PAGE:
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Romaine Lettuce E. Coli Outbreak Traced to California Farm

The strain of E. coli blamed for an outbreak in romaine lettuce has been found in a reservoir on a farm in Santa Barbara County, California, according to a joint investigation by the U.S. Food & Drug Administration (FDA) and Centers for Disease Control and Prevention (CDC).

December 17, 2018 – So far, at least 59 people have been sickened in 15 states in the E. coli outbreak linked to romaine lettuce, according to the CDC. The agency said 23 people were sick enough to be hospitalized. Canadian health officials reported 27 cases related to the same outbreak.

Free Confidential Lawsuit Evaluation: If you or a loved one has developed symptoms of food poisoning, you should contact our law firm immediately. You may be entitled to compensation by filing a suit and our lawyers can help.

What’s the Problem?

CDC researchers discovered the strain of E. coli bacteria in the sediment of an irrigation reservoir on a farm in Santa Barbara County on the central coast of California, according to CNN. The farm, Adam Bros. Farming, Inc., stopped distributing the lettuce and is reportedly participating in the investigation.

However, not all E. coli infections associated with the current outbreak are attributable to produce from Adam Bros., therefore contamination must also come from other sources, officials told reporters.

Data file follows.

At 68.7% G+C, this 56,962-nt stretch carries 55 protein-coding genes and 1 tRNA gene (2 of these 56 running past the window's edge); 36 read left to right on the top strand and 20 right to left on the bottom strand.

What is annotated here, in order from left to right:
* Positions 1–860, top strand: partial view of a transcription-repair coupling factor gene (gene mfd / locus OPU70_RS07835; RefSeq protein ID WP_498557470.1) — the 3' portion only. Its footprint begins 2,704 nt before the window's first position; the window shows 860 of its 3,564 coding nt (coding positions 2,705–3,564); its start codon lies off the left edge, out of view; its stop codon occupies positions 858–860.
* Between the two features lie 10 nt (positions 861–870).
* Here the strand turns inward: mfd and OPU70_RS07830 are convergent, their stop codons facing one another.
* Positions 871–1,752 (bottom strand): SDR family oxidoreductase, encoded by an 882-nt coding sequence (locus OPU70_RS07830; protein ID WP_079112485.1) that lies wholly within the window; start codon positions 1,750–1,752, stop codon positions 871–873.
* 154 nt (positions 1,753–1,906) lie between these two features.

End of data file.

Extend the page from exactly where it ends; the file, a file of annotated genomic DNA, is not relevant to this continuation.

“What we are seeing is that several distributors, processors and farms are appearing in the different stages of this analysis, and not all are specific to this farm,” said Dr. Stephen Ostroff, former acting commissioner of the FDA. “We are not in a position to conclude that this is the only place that could have been involved in the epidemic.”

The current outbreak began in October, and at the beginning, health officials warned U.S. consumers not to eat any romaine lettuce. Late last month, the FDA and CDC said the romaine from 6 California counties was suspect. Now, only 3 counties are involved: Monterrey; San Benito; and Santa Barbara.

Is the E. coli outbreak over?

All other sources of romaine lettuce are probably safe, the agencies said.

“The romaine lettuce that enters the market will now be labeled voluntarily with a harvest place and a harvest date or as if it were grown in hydroponics or greenhouse, if you do not have this information, you should not eat it, or use them,” FDA said.

It is too early to say that the epidemic is over, the agencies said. The diagnosis and notification of sick people can take days or even weeks.

Do I Have a Food Poisoning Lawsuit?

The Food Poisoning Litigation Group at our law firm is an experienced team of trial lawyers that focus on the representation of plaintiffs in romaine lettuce recall lawsuits. We are handling individual litigation nationwide and currently accepting new E. coli infection cases in all 50 states.

Free Case Evaluation: Again, if you or a loved one has developed symptoms of food poisoning, you should contact our law firm immediately. You may be entitled to a settlement by filing a suit and we can help.

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